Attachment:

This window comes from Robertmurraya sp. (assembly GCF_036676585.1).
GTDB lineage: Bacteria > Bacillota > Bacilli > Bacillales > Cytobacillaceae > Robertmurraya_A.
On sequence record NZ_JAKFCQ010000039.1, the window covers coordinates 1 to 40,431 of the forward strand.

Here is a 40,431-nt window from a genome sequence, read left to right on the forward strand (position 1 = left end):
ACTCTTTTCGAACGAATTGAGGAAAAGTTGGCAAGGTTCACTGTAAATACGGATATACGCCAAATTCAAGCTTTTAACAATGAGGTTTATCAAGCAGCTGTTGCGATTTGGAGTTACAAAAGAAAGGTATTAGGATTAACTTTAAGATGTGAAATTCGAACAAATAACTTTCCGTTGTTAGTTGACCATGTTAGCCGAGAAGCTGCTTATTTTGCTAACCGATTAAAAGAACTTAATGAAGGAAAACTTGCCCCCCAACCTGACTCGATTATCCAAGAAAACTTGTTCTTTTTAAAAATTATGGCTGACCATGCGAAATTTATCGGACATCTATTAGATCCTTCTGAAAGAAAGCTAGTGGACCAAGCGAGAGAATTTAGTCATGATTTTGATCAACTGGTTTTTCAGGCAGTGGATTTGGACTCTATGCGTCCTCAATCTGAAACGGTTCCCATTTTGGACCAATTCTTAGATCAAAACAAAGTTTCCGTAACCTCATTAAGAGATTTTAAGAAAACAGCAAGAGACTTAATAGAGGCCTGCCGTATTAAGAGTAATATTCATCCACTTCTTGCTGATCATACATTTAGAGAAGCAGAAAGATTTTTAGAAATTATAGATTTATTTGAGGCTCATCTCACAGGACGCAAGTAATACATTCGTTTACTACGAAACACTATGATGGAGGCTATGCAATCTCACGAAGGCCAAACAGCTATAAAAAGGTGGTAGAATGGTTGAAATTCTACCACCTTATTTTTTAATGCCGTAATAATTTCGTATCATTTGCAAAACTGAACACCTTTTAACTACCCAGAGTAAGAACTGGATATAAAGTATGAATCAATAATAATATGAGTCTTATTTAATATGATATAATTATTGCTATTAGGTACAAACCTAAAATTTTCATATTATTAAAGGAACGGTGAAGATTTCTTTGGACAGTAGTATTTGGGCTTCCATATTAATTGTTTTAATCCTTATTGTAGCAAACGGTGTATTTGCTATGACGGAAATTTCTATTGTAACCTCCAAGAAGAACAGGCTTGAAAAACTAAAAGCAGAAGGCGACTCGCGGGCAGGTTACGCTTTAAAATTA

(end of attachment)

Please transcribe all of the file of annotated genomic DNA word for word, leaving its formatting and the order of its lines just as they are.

This window comes from Robertmurraya sp. (assembly GCF_036676585.1).
GTDB lineage: Bacteria > Bacillota > Bacilli > Bacillales > Cytobacillaceae > Robertmurraya_A.
On sequence record NZ_JAKFCQ010000039.1, the window covers coordinates 1 to 40,431 of the forward strand.

Here is a 40,431-nt window from a genome sequence, read left to right on the forward strand (position 1 = left end):
ACTCTTTTCGAACGAATTGAGGAAAAGTTGGCAAGGTTCACTGTAAATACGGATATACGCCAAATTCAAGCTTTTAACAATGAGGTTTATCAAGCAGCTGTTGCGATTTGGAGTTACAAAAGAAAGGTATTAGGATTAACTTTAAGATGTGAAATTCGAACAAATAACTTTCCGTTGTTAGTTGACCATGTTAGCCGAGAAGCTGCTTATTTTGCTAACCGATTAAAAGAACTTAATGAAGGAAAACTTGCCCCCCAACCTGACTCGATTATCCAAGAAAACTTGTTCTTTTTAAAAATTATGGCTGACCATGCGAAATTTATCGGACATCTATTAGATCCTTCTGAAAGAAAGCTAGTGGACCAAGCGAGAGAATTTAGTCATGATTTTGATCAACTGGTTTTTCAGGCAGTGGATTTGGACTCTATGCGTCCTCAATCTGAAACGGTTCCCATTTTGGACCAATTCTTAGATCAAAACAAAGTTTCCGTAACCTCATTAAGAGATTTTAAGAAAACAGCAAGAGACTTAATAGAGGCCTGCCGTATTAAGAGTAATATTCATCCACTTCTTGCTGATCATACATTTAGAGAAGCAGAAAGATTTTTAGAAATTATAGATTTATTTGAGGCTCATCTCACAGGACGCAAGTAATACATTCGTTTACTACGAAACACTATGATGGAGGCTATGCAATCTCACGAAGGCCAAACAGCTATAAAAAGGTGGTAGAATGGTTGAAATTCTACCACCTTATTTTTTAATGCCGTAATAATTTCGTATCATTTGCAAAACTGAACACCTTTTAACTACCCAGAGTAAGAACTGGATATAAAGTATGAATCAATAATAATATGAGTCTTATTTAATATGATATAATTATTGCTATTAGGTACAAACCTAAAATTTTCATATTATTAAAGGAACGGTGAAGATTTCTTTGGACAGTAGTATTTGGGCTTCCATATTAATTGTTTTAATCCTTATTGTAGCAAACGGTGTATTTGCTATGACGGAAATTTCTATTGTAACCTCCAAGAAGAACAGGCTTGAAAAACTAAAAGCAGAAGGCGACTCGCGGGCAGGTTACGCTTTAAAATTA